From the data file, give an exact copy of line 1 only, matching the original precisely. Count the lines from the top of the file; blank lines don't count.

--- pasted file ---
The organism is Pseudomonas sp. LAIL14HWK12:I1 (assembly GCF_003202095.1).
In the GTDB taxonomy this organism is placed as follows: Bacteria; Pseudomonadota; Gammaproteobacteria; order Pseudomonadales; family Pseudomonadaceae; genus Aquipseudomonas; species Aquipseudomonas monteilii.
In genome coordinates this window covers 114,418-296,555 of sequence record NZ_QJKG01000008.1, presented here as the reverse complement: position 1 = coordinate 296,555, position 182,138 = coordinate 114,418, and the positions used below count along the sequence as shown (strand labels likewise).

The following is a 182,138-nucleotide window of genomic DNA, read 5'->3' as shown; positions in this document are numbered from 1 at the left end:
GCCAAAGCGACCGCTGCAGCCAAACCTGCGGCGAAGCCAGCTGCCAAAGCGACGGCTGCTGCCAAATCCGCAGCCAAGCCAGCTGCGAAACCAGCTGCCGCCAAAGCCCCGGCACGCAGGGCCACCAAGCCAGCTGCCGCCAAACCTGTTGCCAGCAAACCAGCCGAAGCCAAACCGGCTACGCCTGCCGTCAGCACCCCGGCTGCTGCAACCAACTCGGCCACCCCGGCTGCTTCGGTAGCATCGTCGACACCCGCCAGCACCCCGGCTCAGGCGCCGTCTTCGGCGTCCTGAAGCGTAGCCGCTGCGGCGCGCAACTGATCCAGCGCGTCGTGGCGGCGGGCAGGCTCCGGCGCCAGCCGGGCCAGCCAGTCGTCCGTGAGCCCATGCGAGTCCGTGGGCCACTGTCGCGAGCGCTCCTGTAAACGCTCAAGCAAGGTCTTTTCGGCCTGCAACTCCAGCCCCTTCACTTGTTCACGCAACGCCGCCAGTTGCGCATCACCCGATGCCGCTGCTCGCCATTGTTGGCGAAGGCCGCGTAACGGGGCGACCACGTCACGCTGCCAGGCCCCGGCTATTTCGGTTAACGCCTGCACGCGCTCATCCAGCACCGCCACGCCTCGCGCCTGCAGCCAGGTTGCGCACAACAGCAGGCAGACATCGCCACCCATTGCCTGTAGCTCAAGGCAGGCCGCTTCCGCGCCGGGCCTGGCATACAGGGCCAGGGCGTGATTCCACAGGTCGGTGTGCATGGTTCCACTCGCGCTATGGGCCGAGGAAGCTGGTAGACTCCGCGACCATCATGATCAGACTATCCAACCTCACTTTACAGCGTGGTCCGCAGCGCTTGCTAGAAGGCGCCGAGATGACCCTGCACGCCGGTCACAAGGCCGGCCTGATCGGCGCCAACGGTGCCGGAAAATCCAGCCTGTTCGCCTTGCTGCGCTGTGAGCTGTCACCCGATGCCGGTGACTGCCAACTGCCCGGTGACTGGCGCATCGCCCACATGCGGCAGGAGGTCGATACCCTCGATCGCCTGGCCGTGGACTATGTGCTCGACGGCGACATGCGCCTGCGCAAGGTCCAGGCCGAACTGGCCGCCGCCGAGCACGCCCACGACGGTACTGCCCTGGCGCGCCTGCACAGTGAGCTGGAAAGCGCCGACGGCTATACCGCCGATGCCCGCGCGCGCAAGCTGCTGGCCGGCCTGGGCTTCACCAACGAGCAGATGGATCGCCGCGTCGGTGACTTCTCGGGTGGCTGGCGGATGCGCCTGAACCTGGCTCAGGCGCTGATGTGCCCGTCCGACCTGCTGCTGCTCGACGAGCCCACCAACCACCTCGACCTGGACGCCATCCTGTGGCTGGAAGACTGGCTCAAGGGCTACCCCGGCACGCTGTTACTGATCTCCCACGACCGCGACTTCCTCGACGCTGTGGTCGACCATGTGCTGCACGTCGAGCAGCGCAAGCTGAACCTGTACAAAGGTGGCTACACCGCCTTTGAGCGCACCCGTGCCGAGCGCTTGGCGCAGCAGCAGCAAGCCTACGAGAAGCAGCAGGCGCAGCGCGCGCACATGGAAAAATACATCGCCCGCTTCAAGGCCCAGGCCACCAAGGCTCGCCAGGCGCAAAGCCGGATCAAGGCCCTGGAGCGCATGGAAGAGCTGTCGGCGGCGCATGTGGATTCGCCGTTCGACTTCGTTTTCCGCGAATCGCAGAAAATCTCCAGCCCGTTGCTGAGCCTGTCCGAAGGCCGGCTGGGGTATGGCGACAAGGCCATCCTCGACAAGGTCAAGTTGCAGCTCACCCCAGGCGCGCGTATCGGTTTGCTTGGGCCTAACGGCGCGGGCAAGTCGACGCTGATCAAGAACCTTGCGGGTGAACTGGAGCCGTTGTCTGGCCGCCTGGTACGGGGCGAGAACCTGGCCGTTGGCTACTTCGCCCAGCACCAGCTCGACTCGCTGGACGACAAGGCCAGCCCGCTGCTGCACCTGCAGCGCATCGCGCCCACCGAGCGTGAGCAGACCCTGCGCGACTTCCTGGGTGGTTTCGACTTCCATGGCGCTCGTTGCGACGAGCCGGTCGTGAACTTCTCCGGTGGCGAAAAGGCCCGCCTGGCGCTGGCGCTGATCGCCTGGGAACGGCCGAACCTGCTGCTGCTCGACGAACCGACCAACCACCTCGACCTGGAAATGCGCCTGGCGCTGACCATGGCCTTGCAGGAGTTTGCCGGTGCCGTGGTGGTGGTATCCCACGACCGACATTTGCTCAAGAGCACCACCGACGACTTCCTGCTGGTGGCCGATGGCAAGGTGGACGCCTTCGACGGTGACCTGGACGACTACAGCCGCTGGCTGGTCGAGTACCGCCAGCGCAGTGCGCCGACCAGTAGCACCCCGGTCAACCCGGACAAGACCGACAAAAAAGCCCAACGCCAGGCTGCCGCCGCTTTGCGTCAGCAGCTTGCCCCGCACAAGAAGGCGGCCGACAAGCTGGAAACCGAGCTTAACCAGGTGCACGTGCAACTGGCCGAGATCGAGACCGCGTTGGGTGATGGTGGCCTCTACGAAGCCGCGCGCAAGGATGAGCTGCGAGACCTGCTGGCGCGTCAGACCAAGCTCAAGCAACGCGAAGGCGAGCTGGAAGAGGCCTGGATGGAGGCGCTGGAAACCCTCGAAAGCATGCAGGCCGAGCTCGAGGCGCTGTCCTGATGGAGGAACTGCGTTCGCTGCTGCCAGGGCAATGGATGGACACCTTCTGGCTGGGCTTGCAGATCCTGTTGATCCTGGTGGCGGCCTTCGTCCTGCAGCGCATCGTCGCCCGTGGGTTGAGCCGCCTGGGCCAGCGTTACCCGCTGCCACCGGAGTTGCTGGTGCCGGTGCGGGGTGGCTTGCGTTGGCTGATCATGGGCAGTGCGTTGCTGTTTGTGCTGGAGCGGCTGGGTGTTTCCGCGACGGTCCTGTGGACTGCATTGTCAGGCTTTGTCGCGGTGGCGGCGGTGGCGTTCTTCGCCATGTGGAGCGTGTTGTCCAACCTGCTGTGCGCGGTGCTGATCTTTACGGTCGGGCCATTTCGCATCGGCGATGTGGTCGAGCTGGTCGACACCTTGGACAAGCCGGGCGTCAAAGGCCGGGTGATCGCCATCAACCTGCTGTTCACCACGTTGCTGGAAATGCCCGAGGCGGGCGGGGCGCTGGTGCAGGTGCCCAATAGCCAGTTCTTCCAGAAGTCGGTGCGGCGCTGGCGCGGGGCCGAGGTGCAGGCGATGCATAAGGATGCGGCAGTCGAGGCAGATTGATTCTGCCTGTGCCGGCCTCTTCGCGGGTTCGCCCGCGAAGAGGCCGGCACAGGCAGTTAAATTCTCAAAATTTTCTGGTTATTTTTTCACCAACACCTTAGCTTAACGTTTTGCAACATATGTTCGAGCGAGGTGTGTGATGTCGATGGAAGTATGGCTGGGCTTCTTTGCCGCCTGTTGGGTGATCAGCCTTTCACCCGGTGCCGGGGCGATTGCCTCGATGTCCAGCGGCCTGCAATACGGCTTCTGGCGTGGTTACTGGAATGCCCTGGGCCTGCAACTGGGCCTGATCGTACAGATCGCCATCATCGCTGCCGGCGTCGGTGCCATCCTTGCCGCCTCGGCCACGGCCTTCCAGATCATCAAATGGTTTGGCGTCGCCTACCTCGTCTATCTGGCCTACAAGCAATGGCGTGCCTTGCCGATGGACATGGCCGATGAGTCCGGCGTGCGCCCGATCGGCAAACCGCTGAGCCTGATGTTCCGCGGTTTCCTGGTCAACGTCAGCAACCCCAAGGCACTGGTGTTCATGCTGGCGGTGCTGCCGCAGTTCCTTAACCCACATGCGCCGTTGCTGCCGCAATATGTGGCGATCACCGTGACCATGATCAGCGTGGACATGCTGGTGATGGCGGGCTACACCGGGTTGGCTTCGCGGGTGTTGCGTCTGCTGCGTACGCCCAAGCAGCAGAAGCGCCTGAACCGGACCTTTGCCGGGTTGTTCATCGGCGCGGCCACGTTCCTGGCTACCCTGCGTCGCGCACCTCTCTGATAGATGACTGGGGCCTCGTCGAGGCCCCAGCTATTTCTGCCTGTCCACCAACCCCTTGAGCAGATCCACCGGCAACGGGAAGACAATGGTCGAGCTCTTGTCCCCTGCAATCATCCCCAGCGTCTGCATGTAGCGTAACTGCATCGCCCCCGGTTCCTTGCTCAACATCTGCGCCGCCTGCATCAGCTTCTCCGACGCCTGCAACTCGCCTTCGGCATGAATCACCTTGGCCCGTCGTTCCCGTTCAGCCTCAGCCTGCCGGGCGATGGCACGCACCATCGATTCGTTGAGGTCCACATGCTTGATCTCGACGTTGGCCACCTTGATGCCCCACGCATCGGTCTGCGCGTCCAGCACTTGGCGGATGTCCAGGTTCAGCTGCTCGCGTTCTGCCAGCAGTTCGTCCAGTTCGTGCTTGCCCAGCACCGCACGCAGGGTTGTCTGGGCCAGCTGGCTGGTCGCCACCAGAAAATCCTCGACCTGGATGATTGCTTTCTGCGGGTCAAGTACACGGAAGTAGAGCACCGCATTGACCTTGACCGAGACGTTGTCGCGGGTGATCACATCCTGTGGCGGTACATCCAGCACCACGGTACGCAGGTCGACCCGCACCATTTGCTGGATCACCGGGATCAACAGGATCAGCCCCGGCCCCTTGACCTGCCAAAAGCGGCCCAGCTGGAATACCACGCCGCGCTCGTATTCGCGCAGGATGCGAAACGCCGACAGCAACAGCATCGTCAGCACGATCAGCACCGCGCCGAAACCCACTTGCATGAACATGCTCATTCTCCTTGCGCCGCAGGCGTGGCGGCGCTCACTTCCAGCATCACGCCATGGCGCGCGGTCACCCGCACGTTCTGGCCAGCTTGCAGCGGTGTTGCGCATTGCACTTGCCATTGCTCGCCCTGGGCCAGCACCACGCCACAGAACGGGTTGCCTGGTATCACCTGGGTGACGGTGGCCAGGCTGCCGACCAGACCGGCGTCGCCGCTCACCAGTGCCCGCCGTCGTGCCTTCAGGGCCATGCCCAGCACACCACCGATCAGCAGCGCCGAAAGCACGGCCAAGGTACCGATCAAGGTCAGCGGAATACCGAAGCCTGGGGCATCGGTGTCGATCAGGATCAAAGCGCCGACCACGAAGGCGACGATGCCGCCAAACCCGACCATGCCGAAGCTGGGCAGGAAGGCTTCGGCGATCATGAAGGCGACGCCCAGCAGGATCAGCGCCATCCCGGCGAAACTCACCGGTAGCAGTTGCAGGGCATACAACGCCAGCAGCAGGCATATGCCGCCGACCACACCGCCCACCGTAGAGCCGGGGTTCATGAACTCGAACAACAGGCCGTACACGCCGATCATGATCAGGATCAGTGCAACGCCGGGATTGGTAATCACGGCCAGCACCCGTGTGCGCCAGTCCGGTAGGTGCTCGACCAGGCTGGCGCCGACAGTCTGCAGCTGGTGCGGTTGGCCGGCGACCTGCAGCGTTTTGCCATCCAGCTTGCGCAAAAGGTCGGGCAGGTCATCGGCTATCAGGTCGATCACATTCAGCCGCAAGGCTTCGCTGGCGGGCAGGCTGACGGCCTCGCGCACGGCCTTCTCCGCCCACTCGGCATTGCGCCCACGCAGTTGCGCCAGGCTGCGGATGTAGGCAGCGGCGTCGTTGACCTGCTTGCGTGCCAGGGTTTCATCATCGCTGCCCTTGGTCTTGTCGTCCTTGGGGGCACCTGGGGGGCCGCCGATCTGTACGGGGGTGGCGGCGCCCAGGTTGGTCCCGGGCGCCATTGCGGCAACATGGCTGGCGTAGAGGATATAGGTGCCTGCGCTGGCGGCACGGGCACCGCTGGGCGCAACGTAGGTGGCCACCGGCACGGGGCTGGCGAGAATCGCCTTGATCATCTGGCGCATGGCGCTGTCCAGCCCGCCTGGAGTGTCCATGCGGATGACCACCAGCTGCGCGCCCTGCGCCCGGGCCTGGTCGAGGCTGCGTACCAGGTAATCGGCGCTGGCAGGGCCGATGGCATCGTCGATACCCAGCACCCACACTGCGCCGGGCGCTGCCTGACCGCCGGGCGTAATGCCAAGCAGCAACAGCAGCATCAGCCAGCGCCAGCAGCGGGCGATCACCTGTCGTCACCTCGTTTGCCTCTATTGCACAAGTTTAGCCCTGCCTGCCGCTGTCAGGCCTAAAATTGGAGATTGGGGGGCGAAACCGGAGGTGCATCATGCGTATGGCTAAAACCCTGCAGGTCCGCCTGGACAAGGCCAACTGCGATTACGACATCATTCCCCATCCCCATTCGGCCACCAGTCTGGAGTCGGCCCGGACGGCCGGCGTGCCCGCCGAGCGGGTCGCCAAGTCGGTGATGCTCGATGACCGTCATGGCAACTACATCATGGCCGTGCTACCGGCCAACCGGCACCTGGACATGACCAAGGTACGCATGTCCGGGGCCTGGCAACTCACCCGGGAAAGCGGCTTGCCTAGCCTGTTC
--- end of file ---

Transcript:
The organism is Pseudomonas sp. LAIL14HWK12:I1 (assembly GCF_003202095.1).